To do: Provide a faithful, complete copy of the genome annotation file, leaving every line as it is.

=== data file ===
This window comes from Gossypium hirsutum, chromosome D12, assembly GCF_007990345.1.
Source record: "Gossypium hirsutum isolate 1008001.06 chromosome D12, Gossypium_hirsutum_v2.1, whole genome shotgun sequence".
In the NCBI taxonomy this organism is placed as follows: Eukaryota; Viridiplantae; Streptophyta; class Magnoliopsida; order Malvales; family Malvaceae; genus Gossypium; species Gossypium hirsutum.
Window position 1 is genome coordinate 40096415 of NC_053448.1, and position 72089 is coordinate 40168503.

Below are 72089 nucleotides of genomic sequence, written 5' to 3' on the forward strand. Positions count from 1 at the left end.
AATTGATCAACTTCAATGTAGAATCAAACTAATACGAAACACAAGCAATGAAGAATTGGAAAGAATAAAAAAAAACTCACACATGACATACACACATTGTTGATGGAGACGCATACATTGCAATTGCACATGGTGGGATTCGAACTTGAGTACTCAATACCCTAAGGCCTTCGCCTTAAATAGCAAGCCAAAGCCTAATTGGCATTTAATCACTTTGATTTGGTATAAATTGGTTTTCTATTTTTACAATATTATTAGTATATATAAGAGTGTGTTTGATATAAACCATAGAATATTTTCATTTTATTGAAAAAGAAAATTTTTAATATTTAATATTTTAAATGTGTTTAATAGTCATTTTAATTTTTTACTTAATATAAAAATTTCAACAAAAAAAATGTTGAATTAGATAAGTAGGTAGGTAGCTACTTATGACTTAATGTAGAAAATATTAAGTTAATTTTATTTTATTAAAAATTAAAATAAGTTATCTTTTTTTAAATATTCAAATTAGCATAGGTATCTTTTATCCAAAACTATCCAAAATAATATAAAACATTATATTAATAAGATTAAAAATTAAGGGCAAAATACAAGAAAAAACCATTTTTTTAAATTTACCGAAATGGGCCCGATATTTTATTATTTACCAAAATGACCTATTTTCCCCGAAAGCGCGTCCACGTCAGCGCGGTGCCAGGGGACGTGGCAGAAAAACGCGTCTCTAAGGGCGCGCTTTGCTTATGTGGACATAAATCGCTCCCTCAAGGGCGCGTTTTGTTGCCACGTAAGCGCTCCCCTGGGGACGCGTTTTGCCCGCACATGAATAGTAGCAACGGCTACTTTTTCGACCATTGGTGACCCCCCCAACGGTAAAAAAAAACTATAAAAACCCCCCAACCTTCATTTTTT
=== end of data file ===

This window comes from Gossypium hirsutum, chromosome D12, assembly GCF_007990345.1.
Source record: "Gossypium hirsutum isolate 1008001.06 chromosome D12, Gossypium_hirsutum_v2.1, whole genome shotgun sequence".
In the NCBI taxonomy this organism is placed as follows: Eukaryota; Viridiplantae; Streptophyta; class Magnoliopsida; order Malvales; family Malvaceae; genus Gossypium; species Gossypium hirsutum.
Window position 1 is genome coordinate 40096415 of NC_053448.1, and position 72089 is coordinate 40168503.

Below are 72089 nucleotides of genomic sequence, written 5' to 3' on the forward strand. Positions count from 1 at the left end.
AATTGATCAACTTCAATGTAGAATCAAACTAATACGAAACACAAGCAATGAAGAATTGGAAAGAATAAAAAAAAACTCACACATGACATACACACATTGTTGATGGAGACGCATACATTGCAATTGCACATGGTGGGATTCGAACTTGAGTACTCAATACCCTAAGGCCTTCGCCTTAAATAGCAAGCCAAAGCCTAATTGGCATTTAATCACTTTGATTTGGTATAAATTGGTTTTCTATTTTTACAATATTATTAGTATATATAAGAGTGTGTTTGATATAAACCATAGAATATTTTCATTTTATTGAAAAAGAAAATTTTTAATATTTAATATTTTAAATGTGTTTAATAGTCATTTTAATTTTTTACTTAATATAAAAATTTCAACAAAAAAAATGTTGAATTAGATAAGTAGGTAGGTAGCTACTTATGACTTAATGTAGAAAATATTAAGTTAATTTTATTTTATTAAAAATTAAAATAAGTTATCTTTTTTTAAATATTCAAATTAGCATAGGTATCTTTTATCCAAAACTATCCAAAATAATATAAAACATTATATTAATAAGATTAAAAATTAAGGGCAAAATACAAGAAAAAACCATTTTTTTAAATTTACCGAAATGGGCCCGATATTTTATTATTTACCAAAATGACCTATTTTCCCCGAAAGCGCGTCCACGTCAGCGCGGTGCCAGGGGACGTGGCAGAAAAACGCGTCTCTAAGGGCGCGCTTTGCTTATGTGGACATAAATCGCTCCCTCAAGGGCGCGTTTTGTTGCCACGTAAGCGCTCCCCTGGGGACGCGTTTTGCCCGCACATGAATAGTAGCAACGGCTACTTTTTCGACCATTGGTGACCCCCCCAACGGTAAAAAAAAACTATAAAAACCCCCCAACCTTCATTTTTT